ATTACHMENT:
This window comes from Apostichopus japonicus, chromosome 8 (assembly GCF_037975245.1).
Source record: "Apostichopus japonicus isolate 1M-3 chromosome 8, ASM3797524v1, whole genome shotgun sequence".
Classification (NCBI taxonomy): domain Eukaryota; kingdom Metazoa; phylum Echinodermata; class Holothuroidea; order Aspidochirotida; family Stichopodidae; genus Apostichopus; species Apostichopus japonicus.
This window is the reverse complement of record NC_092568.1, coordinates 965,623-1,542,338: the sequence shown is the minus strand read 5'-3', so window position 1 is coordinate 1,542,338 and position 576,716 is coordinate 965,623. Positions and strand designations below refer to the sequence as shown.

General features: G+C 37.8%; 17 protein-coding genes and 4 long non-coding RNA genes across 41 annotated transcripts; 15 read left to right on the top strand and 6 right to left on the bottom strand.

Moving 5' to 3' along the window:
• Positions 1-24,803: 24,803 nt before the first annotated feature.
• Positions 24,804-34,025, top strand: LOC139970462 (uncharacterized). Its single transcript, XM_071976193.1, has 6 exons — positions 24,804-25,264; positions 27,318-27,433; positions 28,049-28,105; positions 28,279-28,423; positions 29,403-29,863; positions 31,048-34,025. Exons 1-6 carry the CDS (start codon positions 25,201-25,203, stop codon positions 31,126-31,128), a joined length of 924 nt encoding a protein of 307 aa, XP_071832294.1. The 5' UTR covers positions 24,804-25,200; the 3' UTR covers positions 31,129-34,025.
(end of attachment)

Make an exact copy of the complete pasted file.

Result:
This window comes from Apostichopus japonicus, chromosome 8 (assembly GCF_037975245.1).
Source record: "Apostichopus japonicus isolate 1M-3 chromosome 8, ASM3797524v1, whole genome shotgun sequence".
Classification (NCBI taxonomy): domain Eukaryota; kingdom Metazoa; phylum Echinodermata; class Holothuroidea; order Aspidochirotida; family Stichopodidae; genus Apostichopus; species Apostichopus japonicus.
This window is the reverse complement of record NC_092568.1, coordinates 965,623-1,542,338: the sequence shown is the minus strand read 5'-3', so window position 1 is coordinate 1,542,338 and position 576,716 is coordinate 965,623. Positions and strand designations below refer to the sequence as shown.

General features: G+C 37.8%; 17 protein-coding genes and 4 long non-coding RNA genes across 41 annotated transcripts; 15 read left to right on the top strand and 6 right to left on the bottom strand.

Moving 5' to 3' along the window:
• Positions 1-24,803: 24,803 nt before the first annotated feature.
• Positions 24,804-34,025, top strand: LOC139970462 (uncharacterized). Its single transcript, XM_071976193.1, has 6 exons — positions 24,804-25,264; positions 27,318-27,433; positions 28,049-28,105; positions 28,279-28,423; positions 29,403-29,863; positions 31,048-34,025. Exons 1-6 carry the CDS (start codon positions 25,201-25,203, stop codon positions 31,126-31,128), a joined length of 924 nt encoding a protein of 307 aa, XP_071832294.1. The 5' UTR covers positions 24,804-25,200; the 3' UTR covers positions 31,129-34,025.